This is our second year at the produce auction. We have a permanent number: 274. We go every other week so we are regulars now. We are two of the faces the auctioneer looks for when he’s watching for bids. There is a “usual crowd” and we are becoming part of that crowd. This week one of the older women greeted us saying: “Here come the girls!”. We laughed. At our age, the only thing we have in common with “girls” is gender. But it felt nice to be remembered and to be welcomed.
Over time, it’s become apparent that there are three groups of people circling around the produce: ringers, experts and amateurs.
RINGERS: The ringers are men who have produce stands elsewhere. They may have a farm, but they buy a lot of what they sell at the produce auction and they drive up the prices. Their stands are in spots where the demographic will pay top dollar for produce. These men hold court. The farmers who bring their produce to the auction stop by to shake a hand and pay their respects. We know who they are now and if they raise their cards, we don’t bother bidding, because they will always raise that card one more time and out bid us. But we’ve also come to understand how important they are to the farmers. A fair price for 20 crates of corn or tomatoes or squash is a fair price. The farmers depend on it.
THE EXPERTS: These people stride through the auction floor with pads of paper at the ready. They’re always writing. What they’re writing is a mystery to us. They can copious amounts of produce and they all own pressure canners. They can small and they can large. They can things we’ve never thought of and they can things we’d never want to. Their pantries must be the stuff of legend. The first year, we eavesdropped. When they lingered over a flat and scribbled on their pads, we took note. They knew the score. This year our faces are familiar. We don’t have to eavesdrop. Now we can ask. But we still listen too.
THE AMATEURS: We include ourselves in this category. We’ve come a long way since our first visit. We arrive confident that our minds are open and we’re going to let price and availability determine our purchase and our project. Once or twice down the rows of beautiful fruits and vegetables and we’re befuddled again. This week we let crates of sweet corn go for $10 a crate because we weren’t sure if we’d have the patience to shuck it all. We didn’t take a crate of onions, fresh from the ground because it wasn’t in our mental roladex of recipes. We then suffer buyers remorse in reverse-the whole way home-ad infinitum. But we are also hampered by the fact that we have to work. Most of the people who leave with crates and flats are going to start canning and preserving the next day. We have two more days of work. That is a big factor in determining what we load in to the back of the car. We’ll probably be amateurs until next year – or at least until we figure out what those experts are scribbling on those pads of paper and we are scribbling on one of our own.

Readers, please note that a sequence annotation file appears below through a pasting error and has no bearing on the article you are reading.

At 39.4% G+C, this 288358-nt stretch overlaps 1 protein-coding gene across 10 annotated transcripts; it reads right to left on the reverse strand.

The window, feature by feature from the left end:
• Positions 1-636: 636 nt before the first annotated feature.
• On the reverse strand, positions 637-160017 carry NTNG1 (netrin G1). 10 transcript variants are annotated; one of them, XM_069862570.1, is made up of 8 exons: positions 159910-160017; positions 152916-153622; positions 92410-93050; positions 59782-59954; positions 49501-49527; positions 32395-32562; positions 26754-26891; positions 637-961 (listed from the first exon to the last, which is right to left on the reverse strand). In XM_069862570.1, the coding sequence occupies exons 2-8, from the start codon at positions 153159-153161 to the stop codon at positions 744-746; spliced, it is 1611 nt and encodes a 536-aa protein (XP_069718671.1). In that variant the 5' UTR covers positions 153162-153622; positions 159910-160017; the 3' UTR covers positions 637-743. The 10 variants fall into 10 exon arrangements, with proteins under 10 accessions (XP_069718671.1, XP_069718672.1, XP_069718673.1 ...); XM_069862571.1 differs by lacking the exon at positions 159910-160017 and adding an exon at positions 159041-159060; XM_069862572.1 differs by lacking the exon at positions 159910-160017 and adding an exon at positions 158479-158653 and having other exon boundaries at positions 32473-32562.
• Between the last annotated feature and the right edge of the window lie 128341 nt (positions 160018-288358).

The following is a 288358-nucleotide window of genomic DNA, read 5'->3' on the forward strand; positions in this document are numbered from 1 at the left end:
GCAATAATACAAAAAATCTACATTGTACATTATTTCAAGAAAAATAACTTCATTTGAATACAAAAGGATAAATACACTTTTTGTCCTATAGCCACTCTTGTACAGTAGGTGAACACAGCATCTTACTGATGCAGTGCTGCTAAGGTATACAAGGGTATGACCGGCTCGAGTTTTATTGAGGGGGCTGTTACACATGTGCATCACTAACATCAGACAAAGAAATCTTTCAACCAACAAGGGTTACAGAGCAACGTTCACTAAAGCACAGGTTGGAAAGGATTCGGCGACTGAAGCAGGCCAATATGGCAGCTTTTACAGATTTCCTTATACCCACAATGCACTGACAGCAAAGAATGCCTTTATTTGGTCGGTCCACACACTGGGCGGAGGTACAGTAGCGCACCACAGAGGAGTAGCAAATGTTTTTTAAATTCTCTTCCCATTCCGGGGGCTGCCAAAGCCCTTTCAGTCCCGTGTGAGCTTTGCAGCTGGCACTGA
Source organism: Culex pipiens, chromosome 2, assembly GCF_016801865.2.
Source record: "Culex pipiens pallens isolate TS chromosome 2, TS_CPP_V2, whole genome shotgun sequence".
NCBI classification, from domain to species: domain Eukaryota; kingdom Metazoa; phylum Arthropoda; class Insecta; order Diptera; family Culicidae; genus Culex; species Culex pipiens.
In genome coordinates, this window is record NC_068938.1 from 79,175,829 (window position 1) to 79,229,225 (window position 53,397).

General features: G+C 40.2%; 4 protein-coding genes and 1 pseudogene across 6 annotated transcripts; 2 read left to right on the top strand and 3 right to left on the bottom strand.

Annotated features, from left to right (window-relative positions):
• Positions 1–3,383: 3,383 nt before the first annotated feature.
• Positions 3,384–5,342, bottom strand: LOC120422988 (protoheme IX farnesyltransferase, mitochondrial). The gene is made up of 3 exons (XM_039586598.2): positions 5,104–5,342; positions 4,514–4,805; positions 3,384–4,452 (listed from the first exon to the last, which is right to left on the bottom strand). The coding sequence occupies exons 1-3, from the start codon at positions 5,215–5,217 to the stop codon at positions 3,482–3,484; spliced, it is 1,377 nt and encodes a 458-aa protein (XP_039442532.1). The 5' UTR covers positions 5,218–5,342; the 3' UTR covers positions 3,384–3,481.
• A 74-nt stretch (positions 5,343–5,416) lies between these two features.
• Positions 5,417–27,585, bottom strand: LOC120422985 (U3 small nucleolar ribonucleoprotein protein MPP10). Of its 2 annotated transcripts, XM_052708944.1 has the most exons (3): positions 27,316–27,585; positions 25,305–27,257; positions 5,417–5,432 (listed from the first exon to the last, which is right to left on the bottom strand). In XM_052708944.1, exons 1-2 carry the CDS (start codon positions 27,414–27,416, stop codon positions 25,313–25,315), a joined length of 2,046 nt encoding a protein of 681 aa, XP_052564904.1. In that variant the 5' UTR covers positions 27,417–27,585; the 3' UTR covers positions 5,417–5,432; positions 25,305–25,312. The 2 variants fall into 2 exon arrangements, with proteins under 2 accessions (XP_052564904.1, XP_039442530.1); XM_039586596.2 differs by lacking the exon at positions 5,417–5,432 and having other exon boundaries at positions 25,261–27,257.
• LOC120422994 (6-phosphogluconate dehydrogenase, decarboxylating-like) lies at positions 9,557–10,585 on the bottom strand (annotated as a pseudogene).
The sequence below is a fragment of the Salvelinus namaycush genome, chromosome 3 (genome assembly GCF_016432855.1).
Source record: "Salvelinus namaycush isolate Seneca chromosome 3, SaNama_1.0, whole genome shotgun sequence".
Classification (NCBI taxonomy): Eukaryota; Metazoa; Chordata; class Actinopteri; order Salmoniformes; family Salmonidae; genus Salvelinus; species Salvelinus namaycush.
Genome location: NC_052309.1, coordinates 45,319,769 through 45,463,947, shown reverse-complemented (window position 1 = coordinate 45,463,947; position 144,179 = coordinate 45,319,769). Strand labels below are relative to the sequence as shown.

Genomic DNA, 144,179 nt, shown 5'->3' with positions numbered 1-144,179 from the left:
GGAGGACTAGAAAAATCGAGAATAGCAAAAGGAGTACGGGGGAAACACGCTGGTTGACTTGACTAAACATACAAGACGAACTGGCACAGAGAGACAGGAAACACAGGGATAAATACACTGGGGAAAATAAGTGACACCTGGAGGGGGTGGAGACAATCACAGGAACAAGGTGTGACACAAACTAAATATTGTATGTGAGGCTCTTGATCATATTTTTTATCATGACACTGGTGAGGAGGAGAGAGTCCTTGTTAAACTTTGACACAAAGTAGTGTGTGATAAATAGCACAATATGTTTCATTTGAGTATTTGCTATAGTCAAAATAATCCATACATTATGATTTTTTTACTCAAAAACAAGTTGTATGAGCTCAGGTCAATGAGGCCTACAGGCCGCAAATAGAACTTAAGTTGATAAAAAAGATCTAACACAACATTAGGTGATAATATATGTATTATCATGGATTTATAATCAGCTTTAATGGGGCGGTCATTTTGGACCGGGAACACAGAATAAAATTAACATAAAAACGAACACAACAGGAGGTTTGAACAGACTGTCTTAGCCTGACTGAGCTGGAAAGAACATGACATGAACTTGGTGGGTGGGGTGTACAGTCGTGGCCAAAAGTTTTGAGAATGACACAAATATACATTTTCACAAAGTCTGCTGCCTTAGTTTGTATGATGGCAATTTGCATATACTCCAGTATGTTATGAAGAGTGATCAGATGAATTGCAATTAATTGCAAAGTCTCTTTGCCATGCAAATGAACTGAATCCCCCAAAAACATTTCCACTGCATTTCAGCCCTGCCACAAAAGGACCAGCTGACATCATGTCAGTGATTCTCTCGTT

TOMATOES THREE WAYS:
We walked away this week with 10 pounds of small Roma tomatoes and 25 pounds of canning tomatoes. We divided the plum tomatoes up and used five pounds to make a savory tomato jam and we slow roasted the other five pounds. We have two canners now, thanks to Ace Reward points (never though we’d write that phrase) and we bought an additional burner. We canned in four hours what had taken us almost eight hours last summer. We are very pleased.
THE MENU: PORK LOIN MARINATED IN FIG AND VIDALIA ONION SAUCE, SAUTEED CHARD, OVEN BROWED POTATOES, AND BLACKBERRY COBBLER ala THE AD HOC COOKBOOK
PORK LOIN MARINATED IN FIG AND VIDALIA ONION WITH OVEN BROWNED POTATOES
- 2-3 lb pork loin
- one bottle Stonewall Farms Vidalia Onion Fig Sauce (this we will try to replicate when figs are available at the produce auction)
- 1 pound small red potatoes, cut in bite sized pieces
Marinate pork loin in the Vidalia Onion Fig Sauce for 6 hours or longer.
Coat potatoes in olive oil and sprinkle with salt and pepper, arrange in baking dish around the pork loin. Cook at 425 for about 45 minutes or until meat thermometer registers 150. Remove pork loin from oven and tent for 15 minutes. Reduce heat to keep potatoes warm.
- one bunch chard-ours came from our garden
- zest of one lemon
- 2 gloves garlic, minced
- 2 tblsp. olive oil
- two tablespoons vinegar – we used a cucumber infused balsamic.
Wash chard. Cut stems in small pieces, remove rib from leaves, cut in small pieces and put aside with stems. Cut leaves into bite sized pieces. Heat 2 tablespoons olive oil in saute’ pan over medium heat, until soft. Add stems and ribs, cook until tender. Add leaves and lemon zest, stir until the leaves are wilted. Remove from heat and add vinegar and stir.
BLACKBERRY COBBLER – We used the recipe from Thomas Keller’s Ad Hoc cookbook. It calls for eggs so it is more of a cake-like cobbler than a traditional cobbler but it is perfect with blackberries.